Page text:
When Cocca released her third mixtape, “Vincent,” two things caught my attention: her form and the title. On other photographs of her, Cocca always wore baggier, tomboy clothes with a snapback. As you can see, she’s behind the letters on the cover with form fitting pants and a jacket pulled forward to accentuate the bottom part of the “S curve.” That she called it “Vincent” with that imagery is an interesting play in gender visuals. Cocca plays with expectations differently on “Vincent” than she’s done before, with good results.
On her last release, “Halo”, Cocca and her longtime producer, Lil Jiyeon, took a faster paced approach to hip-hop for the most part, with tracks that felt rushed. The problem was in Cocca’s style; the girl isn’t a speed demon or known for double-time deliveries. Much like The Quiett, Cocca is better when she takes her time. The dynamic in “Halo” left me wanting for something smoother, more akin to “Divin,” but with less creepy sex scenarios. This new mixtape corrects that, opting for slower wide open soundscapes.
This set is big on atmospherics, with every track starting with a spare and menacing introduction, led by the first cut, “10grade”. This number sets the stage for “Vincent;” bass-heavy mid-tempos that are all about being on top. Where “Halo” was brash, “Vincent,” and in particular “Rumpumpum,” have a laidback, sit-on-my-Mercedes swagger. She may not go fast, but when she sings the hook to “Rumpumpum,” you know she’s not singing Christmas carols.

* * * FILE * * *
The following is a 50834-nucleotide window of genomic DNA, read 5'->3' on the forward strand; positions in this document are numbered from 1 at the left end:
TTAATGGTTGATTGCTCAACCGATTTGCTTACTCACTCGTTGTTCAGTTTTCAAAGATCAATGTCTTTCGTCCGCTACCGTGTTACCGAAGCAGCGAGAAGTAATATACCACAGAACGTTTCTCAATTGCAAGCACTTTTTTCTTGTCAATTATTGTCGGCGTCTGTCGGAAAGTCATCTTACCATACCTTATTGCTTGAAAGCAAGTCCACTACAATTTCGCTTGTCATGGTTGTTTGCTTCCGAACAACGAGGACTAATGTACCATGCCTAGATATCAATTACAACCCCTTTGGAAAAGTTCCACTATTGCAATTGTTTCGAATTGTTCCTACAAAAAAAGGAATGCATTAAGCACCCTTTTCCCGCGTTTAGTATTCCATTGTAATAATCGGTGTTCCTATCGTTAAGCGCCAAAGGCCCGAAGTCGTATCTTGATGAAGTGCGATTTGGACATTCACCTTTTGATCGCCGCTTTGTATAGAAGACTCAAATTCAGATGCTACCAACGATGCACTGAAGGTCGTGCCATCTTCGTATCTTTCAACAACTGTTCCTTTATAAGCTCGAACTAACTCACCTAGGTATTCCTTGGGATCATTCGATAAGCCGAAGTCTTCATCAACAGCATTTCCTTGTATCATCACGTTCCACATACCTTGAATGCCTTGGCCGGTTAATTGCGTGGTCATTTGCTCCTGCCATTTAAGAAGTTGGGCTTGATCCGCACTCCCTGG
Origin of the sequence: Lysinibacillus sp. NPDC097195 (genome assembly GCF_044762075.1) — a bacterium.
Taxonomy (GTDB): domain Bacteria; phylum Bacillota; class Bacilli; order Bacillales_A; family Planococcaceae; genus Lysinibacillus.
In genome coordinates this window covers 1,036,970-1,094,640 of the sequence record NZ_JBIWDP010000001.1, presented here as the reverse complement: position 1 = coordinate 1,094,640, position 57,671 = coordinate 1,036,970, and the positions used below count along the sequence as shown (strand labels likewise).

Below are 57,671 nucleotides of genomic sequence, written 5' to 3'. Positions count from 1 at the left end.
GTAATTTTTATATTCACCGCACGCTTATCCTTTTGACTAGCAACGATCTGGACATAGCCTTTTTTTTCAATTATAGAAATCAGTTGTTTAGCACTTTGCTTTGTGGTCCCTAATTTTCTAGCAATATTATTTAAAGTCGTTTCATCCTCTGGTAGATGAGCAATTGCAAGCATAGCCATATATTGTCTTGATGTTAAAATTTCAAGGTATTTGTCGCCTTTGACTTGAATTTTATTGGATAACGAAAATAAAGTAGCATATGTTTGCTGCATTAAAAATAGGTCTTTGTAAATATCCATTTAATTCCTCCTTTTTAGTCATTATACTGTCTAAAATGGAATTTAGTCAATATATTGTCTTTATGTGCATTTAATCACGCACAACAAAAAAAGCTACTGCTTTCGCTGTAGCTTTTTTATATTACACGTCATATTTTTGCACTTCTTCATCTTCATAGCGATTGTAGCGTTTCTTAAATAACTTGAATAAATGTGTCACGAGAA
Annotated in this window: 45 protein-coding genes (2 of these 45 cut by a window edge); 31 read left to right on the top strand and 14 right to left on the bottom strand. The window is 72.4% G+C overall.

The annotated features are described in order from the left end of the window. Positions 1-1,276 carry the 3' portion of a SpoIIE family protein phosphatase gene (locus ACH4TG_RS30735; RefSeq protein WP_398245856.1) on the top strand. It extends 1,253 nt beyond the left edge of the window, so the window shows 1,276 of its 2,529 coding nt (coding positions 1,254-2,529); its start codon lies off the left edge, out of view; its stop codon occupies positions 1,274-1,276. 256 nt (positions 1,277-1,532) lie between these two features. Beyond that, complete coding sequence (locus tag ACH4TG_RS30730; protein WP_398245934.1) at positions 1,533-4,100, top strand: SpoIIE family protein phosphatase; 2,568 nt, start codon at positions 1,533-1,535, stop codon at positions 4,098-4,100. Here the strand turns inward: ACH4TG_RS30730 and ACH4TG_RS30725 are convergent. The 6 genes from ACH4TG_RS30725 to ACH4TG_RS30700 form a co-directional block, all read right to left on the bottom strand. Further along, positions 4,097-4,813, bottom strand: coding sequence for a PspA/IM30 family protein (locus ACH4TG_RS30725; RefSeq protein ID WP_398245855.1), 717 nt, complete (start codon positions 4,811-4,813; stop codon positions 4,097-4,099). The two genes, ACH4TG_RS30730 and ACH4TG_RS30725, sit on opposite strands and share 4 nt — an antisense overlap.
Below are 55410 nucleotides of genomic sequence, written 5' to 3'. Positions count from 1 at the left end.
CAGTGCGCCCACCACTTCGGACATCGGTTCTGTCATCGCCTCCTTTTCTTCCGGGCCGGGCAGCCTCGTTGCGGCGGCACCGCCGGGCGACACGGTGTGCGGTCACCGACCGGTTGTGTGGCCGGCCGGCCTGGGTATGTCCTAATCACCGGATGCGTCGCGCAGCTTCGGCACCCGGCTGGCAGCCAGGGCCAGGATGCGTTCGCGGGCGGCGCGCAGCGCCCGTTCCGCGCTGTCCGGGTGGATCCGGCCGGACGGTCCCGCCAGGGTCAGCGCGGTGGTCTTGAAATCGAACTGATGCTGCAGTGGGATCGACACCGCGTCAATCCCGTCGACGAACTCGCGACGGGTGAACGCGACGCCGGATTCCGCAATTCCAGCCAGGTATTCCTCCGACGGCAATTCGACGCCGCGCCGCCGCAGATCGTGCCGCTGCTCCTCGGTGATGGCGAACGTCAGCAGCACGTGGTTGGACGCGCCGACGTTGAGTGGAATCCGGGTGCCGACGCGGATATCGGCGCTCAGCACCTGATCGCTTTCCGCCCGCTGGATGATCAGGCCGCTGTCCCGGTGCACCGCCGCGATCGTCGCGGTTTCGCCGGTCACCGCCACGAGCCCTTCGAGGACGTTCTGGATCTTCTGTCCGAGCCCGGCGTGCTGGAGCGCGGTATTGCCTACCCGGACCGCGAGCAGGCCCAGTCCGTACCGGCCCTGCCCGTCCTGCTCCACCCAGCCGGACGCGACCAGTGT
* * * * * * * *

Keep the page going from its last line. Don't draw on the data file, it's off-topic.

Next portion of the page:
This combination of measured pacing and hard lyrics is what makes “Vincent” a cohesive set. The one downfall is its one message: Cocca’s the best and watch yourself if you think otherwise. On the high art-themed “Goguin”, she alludes to last year’s rap feuds without naming names, but just calling all of them collectively as “bitches.” At 17 minutes long, however, the concept doesn’t lose steam, and Cocca is as cocky in “10grade” as she sounds aspiring in “Adored.”
Lil Jiyeon, for her part, deserves praise for her work on the beats. On “Goguin,” the beats progress just enough to be dynamic, but hold back to let Cocca own the track. The best example of Lil Jiyeon’s production style for “Vincent” is the outro, “Adored,” a short piano piece that’s both impersonal and intimate. The only time Cocca drowns in the production, Lil Jiyeon’s clutter is at first off putting, but forces you to focus on the words, that swear to never sell out. Whether she’ll remain independent only time will tell, but Cocca on this mixtape makes a strong case for being on top of the underground rapstress game, no matter how many times she makes that point.
Cocca has a hard edge to her voice. Rough in texture and calculated in tempo, she harkens back to 90’s gangster rap, not joining everyone else in the flash speed rap trend so popular in k-hip-hop. For “Vincent”, Cocca and Lil Jiyeon make spacious hip-hop, an open stage with just them on it. It isn’t original, I know, but Cocca owns the I’ll-cut-you-down persona, from the first bars of “10grade” and the violence of “Rumpumpum”. This mixtape has a strong set of songs, and makes a standout release for 2014.